Summary of Masaccio
Masaccio is often credited as the first truly Renaissance artist. A tragically early end to his life cut short his progress, yet his outstanding work altered the course of Western art. The Early Renaissance was a time of cultural flourishing in Florence, and Masaccio was able to take advantage of the significant patronage of the arts among the nobility, who were keen to show off their wealth and prestige in the form of alter-pieces and friezes decorating private chapels. Little is known about his life; what we do know is that his work was unlike that of any other artist working in Florence at the time, following a rational approach that would come to characterize the broader Renaissance.
- One of the most significant innovations in art - and no less architecture and engineering - during the Renaissance, was the use of linear perspective to create the illusion of depth in a two-dimensional rendering. Masaccio took inspiration from the architectural drawings of Filippo Brunelleschi, who had rediscovered the concept of perspective, lost since Ancient Roman and Greek times, and applied it to painting, altering the course of Western art.
- By taking the principles of perspective from architecture, and the study of light and form from sculpture, and applying them to painting, Masaccio created works of remarkable realism, that were completely different to any other painting of the time. His religious figures appear as solid objects in three-dimensional space. In this way they occupy an extension of the viewer's world, as if behind a pane of glass, rather than a wholly separate, pictorial plane as in Medieval art.
- The realism of Masaccio's paintings not only demonstrates the scientific principles which were key to the development of the Renaissance, it brings the holy persons closer to the viewer, and makes them appear more human, establishing a change in the relationship between the people and their God.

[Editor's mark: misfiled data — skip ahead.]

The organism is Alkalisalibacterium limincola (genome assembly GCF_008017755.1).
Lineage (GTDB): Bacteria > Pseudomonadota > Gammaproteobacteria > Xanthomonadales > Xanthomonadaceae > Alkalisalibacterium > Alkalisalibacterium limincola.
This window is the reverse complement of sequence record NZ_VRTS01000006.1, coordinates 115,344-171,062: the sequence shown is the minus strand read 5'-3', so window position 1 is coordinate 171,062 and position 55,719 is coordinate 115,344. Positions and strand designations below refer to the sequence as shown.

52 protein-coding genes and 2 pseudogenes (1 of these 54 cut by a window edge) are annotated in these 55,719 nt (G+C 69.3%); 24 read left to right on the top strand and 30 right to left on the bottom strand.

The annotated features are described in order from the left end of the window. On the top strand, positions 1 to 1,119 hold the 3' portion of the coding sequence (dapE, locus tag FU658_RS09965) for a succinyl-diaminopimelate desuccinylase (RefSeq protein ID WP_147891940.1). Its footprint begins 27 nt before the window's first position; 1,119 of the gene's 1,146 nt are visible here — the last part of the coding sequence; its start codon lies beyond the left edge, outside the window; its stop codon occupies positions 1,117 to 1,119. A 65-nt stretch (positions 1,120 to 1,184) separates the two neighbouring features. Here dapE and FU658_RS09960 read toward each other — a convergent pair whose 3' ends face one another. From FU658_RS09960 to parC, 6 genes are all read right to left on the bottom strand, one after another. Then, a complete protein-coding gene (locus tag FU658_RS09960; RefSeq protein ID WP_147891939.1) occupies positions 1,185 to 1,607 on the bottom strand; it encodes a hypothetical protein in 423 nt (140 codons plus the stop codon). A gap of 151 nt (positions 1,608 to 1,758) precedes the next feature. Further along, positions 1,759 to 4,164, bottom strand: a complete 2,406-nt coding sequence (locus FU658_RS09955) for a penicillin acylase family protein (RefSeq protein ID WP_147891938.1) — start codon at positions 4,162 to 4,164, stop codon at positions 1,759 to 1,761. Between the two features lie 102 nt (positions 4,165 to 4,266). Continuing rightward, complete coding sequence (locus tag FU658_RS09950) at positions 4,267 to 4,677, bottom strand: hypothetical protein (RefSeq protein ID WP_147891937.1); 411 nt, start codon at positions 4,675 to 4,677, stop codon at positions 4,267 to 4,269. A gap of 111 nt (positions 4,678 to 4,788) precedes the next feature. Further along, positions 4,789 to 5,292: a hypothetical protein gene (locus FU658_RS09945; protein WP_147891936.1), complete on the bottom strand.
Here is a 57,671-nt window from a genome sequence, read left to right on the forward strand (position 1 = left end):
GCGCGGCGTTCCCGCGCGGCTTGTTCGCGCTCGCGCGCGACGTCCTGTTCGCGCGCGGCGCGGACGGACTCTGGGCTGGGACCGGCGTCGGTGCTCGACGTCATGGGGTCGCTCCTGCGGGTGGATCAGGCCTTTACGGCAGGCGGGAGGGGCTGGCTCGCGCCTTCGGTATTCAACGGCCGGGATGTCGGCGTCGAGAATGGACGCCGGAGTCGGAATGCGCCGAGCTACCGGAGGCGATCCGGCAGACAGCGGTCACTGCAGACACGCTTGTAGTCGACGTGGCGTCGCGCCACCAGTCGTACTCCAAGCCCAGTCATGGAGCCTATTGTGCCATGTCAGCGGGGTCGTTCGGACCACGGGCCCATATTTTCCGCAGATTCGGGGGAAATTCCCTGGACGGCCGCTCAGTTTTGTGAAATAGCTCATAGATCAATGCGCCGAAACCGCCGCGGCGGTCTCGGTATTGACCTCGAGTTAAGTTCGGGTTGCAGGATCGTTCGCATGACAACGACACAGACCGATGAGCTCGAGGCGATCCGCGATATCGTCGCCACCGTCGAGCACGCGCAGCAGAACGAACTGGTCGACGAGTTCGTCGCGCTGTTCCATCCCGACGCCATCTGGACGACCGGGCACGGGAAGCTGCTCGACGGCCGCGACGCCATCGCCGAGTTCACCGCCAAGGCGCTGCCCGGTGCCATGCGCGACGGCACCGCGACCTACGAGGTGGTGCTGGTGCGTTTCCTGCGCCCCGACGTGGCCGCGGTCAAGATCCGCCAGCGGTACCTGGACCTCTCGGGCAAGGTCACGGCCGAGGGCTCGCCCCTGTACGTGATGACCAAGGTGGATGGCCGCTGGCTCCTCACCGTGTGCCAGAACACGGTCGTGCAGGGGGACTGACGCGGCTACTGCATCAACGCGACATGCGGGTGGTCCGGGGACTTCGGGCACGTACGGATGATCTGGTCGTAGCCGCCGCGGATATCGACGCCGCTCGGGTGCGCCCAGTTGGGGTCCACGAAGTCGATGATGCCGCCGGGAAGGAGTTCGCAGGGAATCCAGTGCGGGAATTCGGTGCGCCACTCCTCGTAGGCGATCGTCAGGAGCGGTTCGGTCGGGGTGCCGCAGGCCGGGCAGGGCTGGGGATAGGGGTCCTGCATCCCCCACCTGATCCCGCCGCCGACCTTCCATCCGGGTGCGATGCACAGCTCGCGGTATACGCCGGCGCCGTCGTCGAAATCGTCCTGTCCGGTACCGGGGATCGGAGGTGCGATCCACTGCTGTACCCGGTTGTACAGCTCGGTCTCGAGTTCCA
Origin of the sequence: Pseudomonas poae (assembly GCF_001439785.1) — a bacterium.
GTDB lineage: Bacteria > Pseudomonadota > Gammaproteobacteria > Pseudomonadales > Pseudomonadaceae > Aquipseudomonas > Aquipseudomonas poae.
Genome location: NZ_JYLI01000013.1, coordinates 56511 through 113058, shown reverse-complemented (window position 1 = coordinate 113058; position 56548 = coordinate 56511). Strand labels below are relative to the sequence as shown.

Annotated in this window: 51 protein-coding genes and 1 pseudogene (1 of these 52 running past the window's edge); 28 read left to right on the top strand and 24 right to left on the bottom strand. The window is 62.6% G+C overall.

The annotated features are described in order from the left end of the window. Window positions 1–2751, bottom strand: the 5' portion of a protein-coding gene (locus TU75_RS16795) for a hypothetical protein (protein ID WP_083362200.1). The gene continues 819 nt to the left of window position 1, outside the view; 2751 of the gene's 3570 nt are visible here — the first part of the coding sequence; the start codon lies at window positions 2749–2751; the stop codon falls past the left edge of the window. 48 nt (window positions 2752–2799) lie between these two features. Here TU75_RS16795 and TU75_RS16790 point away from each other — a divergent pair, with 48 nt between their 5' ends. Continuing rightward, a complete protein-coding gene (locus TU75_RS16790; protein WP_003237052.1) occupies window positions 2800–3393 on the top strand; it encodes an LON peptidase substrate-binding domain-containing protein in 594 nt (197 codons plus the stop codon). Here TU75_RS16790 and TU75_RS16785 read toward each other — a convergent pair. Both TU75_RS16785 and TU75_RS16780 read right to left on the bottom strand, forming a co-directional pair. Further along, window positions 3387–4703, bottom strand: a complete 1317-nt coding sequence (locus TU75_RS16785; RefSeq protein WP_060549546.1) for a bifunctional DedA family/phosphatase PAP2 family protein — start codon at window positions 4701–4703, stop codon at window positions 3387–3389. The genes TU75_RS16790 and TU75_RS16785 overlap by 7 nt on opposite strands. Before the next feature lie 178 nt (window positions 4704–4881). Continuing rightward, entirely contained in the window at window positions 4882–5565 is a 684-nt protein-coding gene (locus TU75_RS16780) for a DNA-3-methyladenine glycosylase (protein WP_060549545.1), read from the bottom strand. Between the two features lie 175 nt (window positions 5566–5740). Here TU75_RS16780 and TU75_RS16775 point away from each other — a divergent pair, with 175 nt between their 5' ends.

Important Art by Masaccio
San Giovenale Triptych
This is the earliest known work by Masaccio, dated April 23rd 1422 in the inscription running along the bottom edge of the three panels. It was commissioned by the Vanni Castellani family of Florence and originally resided in the church of San Lorenzo, before being moved to San Giovenale. It was designed as an altarpiece, presumably for a secondary chapel of the church, with the customary scene of the Virgin and Child on its central panel. On the left wing are Saint Bartholomew and Saint Blaise, and on the right are Saint Antony and Saint Juvenal (or San Giovenale), all of whom are identified by name labels in the inscription below.
The way the figures are depicted shows the profound influence of Giotto, the artist who had been at the forefront of the Renaissance a century earlier. However, the way the Virgin's throne recedes into the background, placing the figures in a realistic space behind the picture plane shows an innovative use of perspective, which was distinctly modern for the time. The simplicity of the forms and composition, along with this realistic space, show that Masaccio was already moving away from the International Gothic style, rejecting the elaborate decoration and implausible pictorial space favored by artists such as Lorenzo Monaco and Gentile da Fabriano. This early painting contains elements of the linear perspective and compositional unity that would come to characterize his future works. The inscription at the bottom is the first known example of the use of modern letters, as opposed to gothic script.
Tempera on panel - Museo Masaccio, Florence
Madonna and Child with St Anne